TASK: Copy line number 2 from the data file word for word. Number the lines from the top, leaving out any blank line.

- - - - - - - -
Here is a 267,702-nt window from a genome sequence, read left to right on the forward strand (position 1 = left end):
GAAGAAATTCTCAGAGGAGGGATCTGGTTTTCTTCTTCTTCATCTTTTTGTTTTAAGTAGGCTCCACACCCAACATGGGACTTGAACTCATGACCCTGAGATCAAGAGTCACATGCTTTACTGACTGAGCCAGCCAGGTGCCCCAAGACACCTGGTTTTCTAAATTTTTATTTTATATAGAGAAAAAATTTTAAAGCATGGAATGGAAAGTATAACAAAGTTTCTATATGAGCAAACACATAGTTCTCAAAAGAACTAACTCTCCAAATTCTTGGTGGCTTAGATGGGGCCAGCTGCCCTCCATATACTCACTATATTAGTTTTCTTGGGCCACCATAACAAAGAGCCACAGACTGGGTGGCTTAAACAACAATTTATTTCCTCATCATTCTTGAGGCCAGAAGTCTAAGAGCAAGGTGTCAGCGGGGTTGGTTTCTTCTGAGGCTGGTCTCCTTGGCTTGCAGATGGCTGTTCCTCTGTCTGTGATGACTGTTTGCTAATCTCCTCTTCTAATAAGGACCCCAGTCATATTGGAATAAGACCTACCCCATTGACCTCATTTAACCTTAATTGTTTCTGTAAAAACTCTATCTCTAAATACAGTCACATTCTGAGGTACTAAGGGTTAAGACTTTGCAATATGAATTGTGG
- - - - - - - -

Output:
GAAGAAATTCTCAGAGGAGGGATCTGGTTTTCTTCTTCTTCATCTTTTTGTTTTAAGTAGGCTCCACACCCAACATGGGACTTGAACTCATGACCCTGAGATCAAGAGTCACATGCTTTACTGACTGAGCCAGCCAGGTGCCCCAAGACACCTGGTTTTCTAAATTTTTATTTTATATAGAGAAAAAATTTTAAAGCATGGAATGGAAAGTATAACAAAGTTTCTATATGAGCAAACACATAGTTCTCAAAAGAACTAACTCTCCAAATTCTTGGTGGCTTAGATGGGGCCAGCTGCCCTCCATATACTCACTATATTAGTTTTCTTGGGCCACCATAACAAAGAGCCACAGACTGGGTGGCTTAAACAACAATTTATTTCCTCATCATTCTTGAGGCCAGAAGTCTAAGAGCAAGGTGTCAGCGGGGTTGGTTTCTTCTGAGGCTGGTCTCCTTGGCTTGCAGATGGCTGTTCCTCTGTCTGTGATGACTGTTTGCTAATCTCCTCTTCTAATAAGGACCCCAGTCATATTGGAATAAGACCTACCCCATTGACCTCATTTAACCTTAATTGTTTCTGTAAAAACTCTATCTCTAAATACAGTCACATTCTGAGGTACTAAGGGTTAAGACTTTGCAATATGAATTGTGG